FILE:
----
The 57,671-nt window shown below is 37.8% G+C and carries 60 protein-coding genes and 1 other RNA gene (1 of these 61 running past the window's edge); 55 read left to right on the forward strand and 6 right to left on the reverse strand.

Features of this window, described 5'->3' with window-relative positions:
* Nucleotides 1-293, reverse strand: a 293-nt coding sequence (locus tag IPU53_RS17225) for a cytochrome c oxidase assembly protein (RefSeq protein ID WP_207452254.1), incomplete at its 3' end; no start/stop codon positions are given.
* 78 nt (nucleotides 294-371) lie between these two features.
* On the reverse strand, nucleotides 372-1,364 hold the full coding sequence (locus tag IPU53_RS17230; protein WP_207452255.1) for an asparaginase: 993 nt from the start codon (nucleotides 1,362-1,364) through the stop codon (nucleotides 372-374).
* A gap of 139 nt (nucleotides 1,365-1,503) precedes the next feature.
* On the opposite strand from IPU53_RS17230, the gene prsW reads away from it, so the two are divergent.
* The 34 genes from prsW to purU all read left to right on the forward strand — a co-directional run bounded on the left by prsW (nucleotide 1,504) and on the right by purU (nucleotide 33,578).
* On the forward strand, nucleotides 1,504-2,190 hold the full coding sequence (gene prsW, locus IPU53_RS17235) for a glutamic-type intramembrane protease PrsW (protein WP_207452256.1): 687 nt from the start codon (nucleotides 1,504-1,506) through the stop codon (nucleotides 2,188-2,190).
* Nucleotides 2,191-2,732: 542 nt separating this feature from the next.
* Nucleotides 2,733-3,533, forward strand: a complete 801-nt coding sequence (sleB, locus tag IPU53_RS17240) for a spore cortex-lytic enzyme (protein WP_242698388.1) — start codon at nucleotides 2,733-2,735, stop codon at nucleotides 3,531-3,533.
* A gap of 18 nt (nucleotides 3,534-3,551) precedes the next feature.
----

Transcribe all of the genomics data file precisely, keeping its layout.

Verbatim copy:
The 57,671-nt window shown below is 37.8% G+C and carries 60 protein-coding genes and 1 other RNA gene (1 of these 61 running past the window's edge); 55 read left to right on the forward strand and 6 right to left on the reverse strand.

Features of this window, described 5'->3' with window-relative positions:
* Nucleotides 1-293, reverse strand: a 293-nt coding sequence (locus tag IPU53_RS17225) for a cytochrome c oxidase assembly protein (RefSeq protein ID WP_207452254.1), incomplete at its 3' end; no start/stop codon positions are given.
* 78 nt (nucleotides 294-371) lie between these two features.
* On the reverse strand, nucleotides 372-1,364 hold the full coding sequence (locus tag IPU53_RS17230; protein WP_207452255.1) for an asparaginase: 993 nt from the start codon (nucleotides 1,362-1,364) through the stop codon (nucleotides 372-374).
* A gap of 139 nt (nucleotides 1,365-1,503) precedes the next feature.
* On the opposite strand from IPU53_RS17230, the gene prsW reads away from it, so the two are divergent.
* The 34 genes from prsW to purU all read left to right on the forward strand — a co-directional run bounded on the left by prsW (nucleotide 1,504) and on the right by purU (nucleotide 33,578).
* On the forward strand, nucleotides 1,504-2,190 hold the full coding sequence (gene prsW, locus IPU53_RS17235) for a glutamic-type intramembrane protease PrsW (protein WP_207452256.1): 687 nt from the start codon (nucleotides 1,504-1,506) through the stop codon (nucleotides 2,188-2,190).
* Nucleotides 2,191-2,732: 542 nt separating this feature from the next.
* Nucleotides 2,733-3,533, forward strand: a complete 801-nt coding sequence (sleB, locus tag IPU53_RS17240) for a spore cortex-lytic enzyme (protein WP_242698388.1) — start codon at nucleotides 2,733-2,735, stop codon at nucleotides 3,531-3,533.
* A gap of 18 nt (nucleotides 3,534-3,551) precedes the next feature.